Now the second part of the story. Why did rating agencies, lending banks and independent directors fail to report the problem at ILFS to the public? The responsibility falls squarely on the shoulders of the Finance Minister. ILFS was controlled by the government through LIC, CBI and HDFC. Government-appointed bureaucrats heading these institutions must be held responsible.
In fact, just as the ILFS began to default on its commitments, the long-standing Chairman of ILFS, Ravi Parthasarathy, resigned and Hemant Bhargava, MD, LIC was appointed Chairman of ILFS. Soon thereafter, he resigned and former LIC chairman SB Mathur was appointed Chairman of ILFS. One government-supported imprudent bureaucrat was replaced by another government-supported imprudent bureaucrat and then by a third government-supported imprudent bureaucrat.
The latter two government-supported imprudent bureaucrats failed to report the imprudence of the former government-supported imprudent bureaucrats at ILFS. My sense is that such machinations are possible only when they have active support of the Finance Minister. The problems building up at ILFS were known to the LIC, and through the LIC to the Finance Minister, but the Finance Minister must have muzzled their voices in his anxiety to keep the infrastructure juggernaut rolling.
R C Bhargava, former director, IL&FS, and chairman, Maruti Suzuki said, “(For) years it was in the knowledge of everyone… that there would be a default (at ILFS).” Alas! The castle was built on sand had to fall, and it did.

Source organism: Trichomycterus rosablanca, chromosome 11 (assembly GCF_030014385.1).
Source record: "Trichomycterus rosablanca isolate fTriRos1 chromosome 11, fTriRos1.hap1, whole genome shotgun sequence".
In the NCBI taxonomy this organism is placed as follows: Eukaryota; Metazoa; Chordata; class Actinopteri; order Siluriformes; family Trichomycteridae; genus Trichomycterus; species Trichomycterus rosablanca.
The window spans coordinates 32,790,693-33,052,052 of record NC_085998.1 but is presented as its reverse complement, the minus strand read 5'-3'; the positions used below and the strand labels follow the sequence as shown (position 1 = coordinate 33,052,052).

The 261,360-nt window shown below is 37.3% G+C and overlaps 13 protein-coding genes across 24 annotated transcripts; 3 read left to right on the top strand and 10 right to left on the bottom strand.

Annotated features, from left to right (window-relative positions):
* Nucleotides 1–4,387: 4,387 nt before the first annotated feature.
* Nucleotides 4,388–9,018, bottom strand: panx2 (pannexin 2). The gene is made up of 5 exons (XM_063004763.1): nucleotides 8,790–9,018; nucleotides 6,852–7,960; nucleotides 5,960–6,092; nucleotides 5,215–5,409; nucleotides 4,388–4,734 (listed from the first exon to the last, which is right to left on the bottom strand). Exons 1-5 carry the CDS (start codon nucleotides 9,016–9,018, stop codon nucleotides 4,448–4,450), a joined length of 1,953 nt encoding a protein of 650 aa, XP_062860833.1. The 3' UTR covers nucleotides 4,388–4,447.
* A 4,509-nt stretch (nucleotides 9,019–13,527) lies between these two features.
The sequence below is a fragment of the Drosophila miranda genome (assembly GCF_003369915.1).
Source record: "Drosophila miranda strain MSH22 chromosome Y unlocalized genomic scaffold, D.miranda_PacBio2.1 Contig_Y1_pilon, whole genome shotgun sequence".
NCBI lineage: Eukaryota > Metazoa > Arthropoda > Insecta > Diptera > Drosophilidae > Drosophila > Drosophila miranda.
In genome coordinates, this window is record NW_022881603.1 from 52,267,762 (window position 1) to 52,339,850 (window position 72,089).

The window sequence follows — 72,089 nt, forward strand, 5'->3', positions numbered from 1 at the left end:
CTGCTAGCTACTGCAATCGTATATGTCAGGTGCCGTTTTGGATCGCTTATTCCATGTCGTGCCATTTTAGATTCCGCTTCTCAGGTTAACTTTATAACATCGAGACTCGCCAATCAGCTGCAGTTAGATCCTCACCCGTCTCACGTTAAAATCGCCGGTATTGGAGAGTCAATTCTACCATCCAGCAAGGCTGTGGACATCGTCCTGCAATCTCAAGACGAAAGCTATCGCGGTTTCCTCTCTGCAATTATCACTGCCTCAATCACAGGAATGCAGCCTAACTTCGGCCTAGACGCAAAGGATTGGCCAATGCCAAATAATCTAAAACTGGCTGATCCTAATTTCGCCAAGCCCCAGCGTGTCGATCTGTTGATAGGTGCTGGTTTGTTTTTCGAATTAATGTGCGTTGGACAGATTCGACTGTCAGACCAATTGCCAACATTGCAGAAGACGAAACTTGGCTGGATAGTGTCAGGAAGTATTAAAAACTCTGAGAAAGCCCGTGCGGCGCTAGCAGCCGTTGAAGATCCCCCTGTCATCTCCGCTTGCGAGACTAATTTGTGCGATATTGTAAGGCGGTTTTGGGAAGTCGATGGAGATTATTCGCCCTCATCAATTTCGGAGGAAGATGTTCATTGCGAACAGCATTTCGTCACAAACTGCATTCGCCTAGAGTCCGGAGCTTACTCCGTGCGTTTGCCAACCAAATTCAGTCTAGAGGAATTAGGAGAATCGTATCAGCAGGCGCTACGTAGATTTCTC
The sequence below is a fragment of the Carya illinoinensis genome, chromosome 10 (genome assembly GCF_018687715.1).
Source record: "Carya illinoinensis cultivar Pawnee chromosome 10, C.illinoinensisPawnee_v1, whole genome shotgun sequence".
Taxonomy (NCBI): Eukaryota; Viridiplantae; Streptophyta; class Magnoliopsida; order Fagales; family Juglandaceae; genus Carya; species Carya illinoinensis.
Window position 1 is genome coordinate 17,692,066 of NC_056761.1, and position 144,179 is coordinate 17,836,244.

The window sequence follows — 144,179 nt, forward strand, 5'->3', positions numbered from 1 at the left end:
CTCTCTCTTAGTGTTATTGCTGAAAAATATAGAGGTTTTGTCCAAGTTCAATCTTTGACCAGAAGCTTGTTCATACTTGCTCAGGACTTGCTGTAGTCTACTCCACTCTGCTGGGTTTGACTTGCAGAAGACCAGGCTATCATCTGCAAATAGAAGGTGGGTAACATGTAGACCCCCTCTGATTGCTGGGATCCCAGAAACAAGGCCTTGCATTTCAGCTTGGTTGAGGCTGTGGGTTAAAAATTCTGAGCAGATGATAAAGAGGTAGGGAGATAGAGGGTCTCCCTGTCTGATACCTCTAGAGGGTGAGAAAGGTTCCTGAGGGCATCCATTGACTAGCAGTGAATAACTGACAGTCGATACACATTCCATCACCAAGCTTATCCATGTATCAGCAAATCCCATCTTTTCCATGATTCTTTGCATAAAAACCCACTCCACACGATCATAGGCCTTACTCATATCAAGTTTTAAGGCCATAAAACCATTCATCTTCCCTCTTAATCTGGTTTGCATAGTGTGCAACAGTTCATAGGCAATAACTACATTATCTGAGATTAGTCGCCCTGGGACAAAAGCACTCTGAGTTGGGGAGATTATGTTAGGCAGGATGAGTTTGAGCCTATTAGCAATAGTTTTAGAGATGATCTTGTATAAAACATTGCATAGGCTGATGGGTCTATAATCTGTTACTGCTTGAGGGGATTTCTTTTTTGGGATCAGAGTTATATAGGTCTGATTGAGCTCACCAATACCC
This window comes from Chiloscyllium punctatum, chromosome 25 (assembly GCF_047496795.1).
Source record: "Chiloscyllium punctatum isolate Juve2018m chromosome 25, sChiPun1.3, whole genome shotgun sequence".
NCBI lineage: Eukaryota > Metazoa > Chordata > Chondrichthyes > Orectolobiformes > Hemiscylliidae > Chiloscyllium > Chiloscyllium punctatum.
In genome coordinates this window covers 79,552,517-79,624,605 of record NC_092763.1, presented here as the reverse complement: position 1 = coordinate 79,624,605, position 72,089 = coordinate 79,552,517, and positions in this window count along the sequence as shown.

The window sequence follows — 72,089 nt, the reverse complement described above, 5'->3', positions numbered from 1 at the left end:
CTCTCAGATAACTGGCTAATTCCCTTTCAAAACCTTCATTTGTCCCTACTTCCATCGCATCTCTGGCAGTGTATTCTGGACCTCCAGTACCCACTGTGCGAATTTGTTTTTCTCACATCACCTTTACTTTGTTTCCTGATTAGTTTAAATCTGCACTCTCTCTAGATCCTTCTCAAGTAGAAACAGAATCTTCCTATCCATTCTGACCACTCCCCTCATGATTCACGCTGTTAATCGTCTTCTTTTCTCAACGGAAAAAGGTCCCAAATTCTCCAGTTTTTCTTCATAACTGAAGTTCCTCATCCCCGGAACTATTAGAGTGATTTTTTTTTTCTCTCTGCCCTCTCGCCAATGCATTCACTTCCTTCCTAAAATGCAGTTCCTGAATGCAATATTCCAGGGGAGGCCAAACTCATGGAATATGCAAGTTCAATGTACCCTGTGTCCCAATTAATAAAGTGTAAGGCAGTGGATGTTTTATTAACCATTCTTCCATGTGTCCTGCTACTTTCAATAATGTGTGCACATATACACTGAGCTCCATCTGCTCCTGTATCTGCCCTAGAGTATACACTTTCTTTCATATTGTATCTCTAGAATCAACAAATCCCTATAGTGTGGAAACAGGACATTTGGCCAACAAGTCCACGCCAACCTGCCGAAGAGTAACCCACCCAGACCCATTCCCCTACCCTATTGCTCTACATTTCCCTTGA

Now, why did the well-intentioned infrastructure juggernaut propelled by the Finance Minister collapse? I think the government had good intentions. But this objective conflicted with another objective of the government, which was to push the big businesses and kill the small businesses.
The result was that the ground level economy has floundered. Our GDP growth rate is flat at about 6.9 percent, yet the Sensex is soaring. The flat GDP growth rate means that the real economy is growing at a normal rate. The roaring Sensex means that the big businesses are buoyant. The buoyancy of big business with a normal growth in GDP is possible only if the small businesses are contracting.
Some of the big businesses are located in India. Some are located in China. Those located in China do not need the infrastructure build in India much. Those located in India are concentrated in big cities. As a result, there is little demand for the infrastructure that is being created.
Thus, power companies are collapsing like dominoes. No one wants the electricity they produce. The toll road projects too are in trouble. The National Waterways is certain to collapse. These infrastructure projects are like providing a big house to a person to live — after administering poison to him.
In conclusion, the ILFS fiasco is rooted in the self-contradictory policy of building massive infrastructure along with killing small businesses. This has led to less demand for infrastructure, which led to non-payment of dues by government entities to ILFS, which led to collapse of ILFS.
The ILFS fiasco will affect you and me. The LIC and Mutual Funds have invested our money in this ill-conceived binge by the Finance Ministry to build infrastructure while killing the ground economy. Your LIC policy and your Mutual Fund investment will take the hit, thanks to the Finance Minister.
Author was formerly Professor of Economics at IIM Bengaluru